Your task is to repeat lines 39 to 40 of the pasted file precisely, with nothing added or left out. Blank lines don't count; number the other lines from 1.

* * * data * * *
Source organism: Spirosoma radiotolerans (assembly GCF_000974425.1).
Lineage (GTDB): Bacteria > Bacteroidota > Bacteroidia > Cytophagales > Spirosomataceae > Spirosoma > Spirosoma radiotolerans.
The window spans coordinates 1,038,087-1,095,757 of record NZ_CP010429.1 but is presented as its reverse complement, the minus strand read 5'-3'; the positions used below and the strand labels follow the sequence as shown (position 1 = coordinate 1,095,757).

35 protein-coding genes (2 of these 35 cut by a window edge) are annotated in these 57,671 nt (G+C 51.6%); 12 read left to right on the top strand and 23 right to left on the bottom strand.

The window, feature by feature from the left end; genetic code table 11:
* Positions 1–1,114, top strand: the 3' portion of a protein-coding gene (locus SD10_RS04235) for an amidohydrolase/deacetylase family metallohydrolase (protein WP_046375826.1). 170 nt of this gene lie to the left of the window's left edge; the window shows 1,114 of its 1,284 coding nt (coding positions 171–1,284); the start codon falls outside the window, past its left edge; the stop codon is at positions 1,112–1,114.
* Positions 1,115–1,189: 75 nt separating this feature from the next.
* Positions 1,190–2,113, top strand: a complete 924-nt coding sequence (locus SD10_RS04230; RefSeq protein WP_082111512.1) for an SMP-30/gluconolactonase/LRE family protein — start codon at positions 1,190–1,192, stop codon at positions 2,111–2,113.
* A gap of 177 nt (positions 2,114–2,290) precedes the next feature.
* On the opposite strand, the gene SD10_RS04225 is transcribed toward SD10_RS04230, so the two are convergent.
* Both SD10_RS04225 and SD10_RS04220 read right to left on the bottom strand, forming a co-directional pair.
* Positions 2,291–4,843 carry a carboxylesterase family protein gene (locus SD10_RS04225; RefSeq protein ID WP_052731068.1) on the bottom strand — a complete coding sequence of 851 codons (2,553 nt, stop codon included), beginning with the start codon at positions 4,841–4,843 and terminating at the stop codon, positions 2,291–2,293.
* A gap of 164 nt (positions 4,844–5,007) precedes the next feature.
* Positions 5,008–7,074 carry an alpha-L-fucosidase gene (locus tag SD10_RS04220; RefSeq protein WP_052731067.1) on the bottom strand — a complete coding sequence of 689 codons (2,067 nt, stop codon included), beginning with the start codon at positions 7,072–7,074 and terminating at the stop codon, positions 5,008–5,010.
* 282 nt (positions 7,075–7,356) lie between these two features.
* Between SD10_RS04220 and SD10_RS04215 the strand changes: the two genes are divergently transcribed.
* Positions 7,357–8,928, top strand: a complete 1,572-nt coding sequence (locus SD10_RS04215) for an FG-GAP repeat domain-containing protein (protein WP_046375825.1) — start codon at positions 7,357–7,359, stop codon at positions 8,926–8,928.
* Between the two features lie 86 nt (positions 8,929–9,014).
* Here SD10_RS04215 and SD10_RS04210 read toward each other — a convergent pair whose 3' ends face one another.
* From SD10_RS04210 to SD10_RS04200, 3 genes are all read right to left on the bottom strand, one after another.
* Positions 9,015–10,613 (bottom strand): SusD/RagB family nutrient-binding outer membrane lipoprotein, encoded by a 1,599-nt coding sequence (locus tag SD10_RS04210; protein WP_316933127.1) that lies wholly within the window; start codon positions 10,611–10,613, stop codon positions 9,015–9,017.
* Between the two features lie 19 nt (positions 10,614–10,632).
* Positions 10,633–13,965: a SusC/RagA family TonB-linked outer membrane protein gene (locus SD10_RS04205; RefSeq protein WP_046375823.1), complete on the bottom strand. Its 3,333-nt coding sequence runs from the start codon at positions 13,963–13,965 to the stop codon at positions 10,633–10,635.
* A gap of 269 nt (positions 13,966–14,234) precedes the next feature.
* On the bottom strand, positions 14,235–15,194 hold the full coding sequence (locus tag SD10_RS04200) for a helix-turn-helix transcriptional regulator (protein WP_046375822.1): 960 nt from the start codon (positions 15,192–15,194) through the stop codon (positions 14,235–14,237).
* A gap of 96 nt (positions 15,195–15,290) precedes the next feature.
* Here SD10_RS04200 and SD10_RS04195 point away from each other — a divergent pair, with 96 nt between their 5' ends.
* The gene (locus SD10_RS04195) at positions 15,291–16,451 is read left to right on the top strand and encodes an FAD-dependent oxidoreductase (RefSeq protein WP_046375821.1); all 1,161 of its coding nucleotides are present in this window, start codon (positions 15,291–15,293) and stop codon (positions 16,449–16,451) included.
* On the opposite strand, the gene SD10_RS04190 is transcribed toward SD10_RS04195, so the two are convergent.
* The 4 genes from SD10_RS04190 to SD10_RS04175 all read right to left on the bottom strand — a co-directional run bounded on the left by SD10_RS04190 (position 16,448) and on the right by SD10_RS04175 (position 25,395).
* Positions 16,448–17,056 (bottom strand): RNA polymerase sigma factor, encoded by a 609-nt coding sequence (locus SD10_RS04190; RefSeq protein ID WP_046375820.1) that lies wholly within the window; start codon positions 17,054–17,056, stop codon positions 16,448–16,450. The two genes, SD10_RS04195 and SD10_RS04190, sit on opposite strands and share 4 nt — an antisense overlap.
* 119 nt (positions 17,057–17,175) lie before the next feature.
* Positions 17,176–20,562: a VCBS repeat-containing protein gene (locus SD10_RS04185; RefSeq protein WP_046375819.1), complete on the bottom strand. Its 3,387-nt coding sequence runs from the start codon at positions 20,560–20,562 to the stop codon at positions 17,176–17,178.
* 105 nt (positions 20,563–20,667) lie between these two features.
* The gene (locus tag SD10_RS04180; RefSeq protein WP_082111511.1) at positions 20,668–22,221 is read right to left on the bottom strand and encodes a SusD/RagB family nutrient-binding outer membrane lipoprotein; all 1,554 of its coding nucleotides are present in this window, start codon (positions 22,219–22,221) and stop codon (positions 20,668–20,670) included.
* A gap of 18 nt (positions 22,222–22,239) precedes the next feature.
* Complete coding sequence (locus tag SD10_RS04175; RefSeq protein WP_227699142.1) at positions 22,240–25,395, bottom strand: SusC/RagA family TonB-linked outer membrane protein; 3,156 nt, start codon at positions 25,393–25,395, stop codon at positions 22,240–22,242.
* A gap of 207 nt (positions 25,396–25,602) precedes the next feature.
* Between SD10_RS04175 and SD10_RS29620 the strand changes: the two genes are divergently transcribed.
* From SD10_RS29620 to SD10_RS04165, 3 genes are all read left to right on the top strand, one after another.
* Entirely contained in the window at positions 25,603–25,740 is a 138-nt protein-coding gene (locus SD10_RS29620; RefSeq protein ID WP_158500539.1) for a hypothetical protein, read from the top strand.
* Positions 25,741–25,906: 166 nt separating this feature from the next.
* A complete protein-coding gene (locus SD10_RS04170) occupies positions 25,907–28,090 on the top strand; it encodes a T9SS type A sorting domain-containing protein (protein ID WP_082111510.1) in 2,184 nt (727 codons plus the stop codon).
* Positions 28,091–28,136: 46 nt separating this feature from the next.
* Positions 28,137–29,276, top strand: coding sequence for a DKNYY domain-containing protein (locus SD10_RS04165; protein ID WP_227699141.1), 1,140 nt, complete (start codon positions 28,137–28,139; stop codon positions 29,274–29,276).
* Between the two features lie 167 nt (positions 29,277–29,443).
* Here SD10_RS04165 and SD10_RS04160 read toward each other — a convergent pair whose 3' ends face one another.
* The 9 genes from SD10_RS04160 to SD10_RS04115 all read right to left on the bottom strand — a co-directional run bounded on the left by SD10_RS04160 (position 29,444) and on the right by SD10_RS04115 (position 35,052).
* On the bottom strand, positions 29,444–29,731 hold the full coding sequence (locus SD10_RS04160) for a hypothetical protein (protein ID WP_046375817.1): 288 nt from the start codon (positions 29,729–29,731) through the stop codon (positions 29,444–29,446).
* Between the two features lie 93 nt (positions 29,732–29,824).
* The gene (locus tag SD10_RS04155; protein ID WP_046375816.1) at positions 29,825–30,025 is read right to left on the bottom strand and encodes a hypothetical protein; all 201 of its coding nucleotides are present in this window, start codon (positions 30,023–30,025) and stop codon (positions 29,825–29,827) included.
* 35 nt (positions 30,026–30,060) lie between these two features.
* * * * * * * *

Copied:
* Between SD10_RS04175 and SD10_RS29620 the strand changes: the two genes are divergently transcribed.
* From SD10_RS29620 to SD10_RS04165, 3 genes are all read left to right on the top strand, one after another.